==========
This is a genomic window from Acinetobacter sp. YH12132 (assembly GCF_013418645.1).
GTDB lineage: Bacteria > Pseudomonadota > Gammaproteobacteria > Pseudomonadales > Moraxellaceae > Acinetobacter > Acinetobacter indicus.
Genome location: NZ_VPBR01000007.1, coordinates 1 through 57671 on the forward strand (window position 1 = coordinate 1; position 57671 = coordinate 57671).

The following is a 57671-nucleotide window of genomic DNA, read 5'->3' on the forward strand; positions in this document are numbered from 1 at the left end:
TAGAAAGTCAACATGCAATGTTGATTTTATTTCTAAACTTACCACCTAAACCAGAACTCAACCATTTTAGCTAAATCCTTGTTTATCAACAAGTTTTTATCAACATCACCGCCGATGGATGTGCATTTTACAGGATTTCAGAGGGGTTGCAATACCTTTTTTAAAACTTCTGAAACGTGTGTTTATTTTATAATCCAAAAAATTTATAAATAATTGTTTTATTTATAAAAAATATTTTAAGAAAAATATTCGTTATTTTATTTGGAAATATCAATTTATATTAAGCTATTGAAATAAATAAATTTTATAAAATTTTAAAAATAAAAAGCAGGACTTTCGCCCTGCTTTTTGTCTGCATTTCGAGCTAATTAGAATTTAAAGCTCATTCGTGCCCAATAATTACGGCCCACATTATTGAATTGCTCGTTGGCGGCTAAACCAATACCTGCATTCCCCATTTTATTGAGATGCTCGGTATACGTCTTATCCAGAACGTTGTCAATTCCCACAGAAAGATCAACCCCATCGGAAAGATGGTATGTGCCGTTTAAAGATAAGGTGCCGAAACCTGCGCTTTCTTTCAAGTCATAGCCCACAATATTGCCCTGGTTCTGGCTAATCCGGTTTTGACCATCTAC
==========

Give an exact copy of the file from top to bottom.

This is a genomic window from Acinetobacter sp. YH12132 (assembly GCF_013418645.1).
GTDB lineage: Bacteria > Pseudomonadota > Gammaproteobacteria > Pseudomonadales > Moraxellaceae > Acinetobacter > Acinetobacter indicus.
Genome location: NZ_VPBR01000007.1, coordinates 1 through 57671 on the forward strand (window position 1 = coordinate 1; position 57671 = coordinate 57671).

The following is a 57671-nucleotide window of genomic DNA, read 5'->3' on the forward strand; positions in this document are numbered from 1 at the left end:
TAGAAAGTCAACATGCAATGTTGATTTTATTTCTAAACTTACCACCTAAACCAGAACTCAACCATTTTAGCTAAATCCTTGTTTATCAACAAGTTTTTATCAACATCACCGCCGATGGATGTGCATTTTACAGGATTTCAGAGGGGTTGCAATACCTTTTTTAAAACTTCTGAAACGTGTGTTTATTTTATAATCCAAAAAATTTATAAATAATTGTTTTATTTATAAAAAATATTTTAAGAAAAATATTCGTTATTTTATTTGGAAATATCAATTTATATTAAGCTATTGAAATAAATAAATTTTATAAAATTTTAAAAATAAAAAGCAGGACTTTCGCCCTGCTTTTTGTCTGCATTTCGAGCTAATTAGAATTTAAAGCTCATTCGTGCCCAATAATTACGGCCCACATTATTGAATTGCTCGTTGGCGGCTAAACCAATACCTGCATTCCCCATTTTATTGAGATGCTCGGTATACGTCTTATCCAGAACGTTGTCAATTCCCACAGAAAGATCAACCCCATCGGAAAGATGGTATGTGCCGTTTAAAGATAAGGTGCCGAAACCTGCGCTTTCTTTCAAGTCATAGCCCACAATATTGCCCTGGTTCTGGCTAATCCGGTTTTGACCATCTAC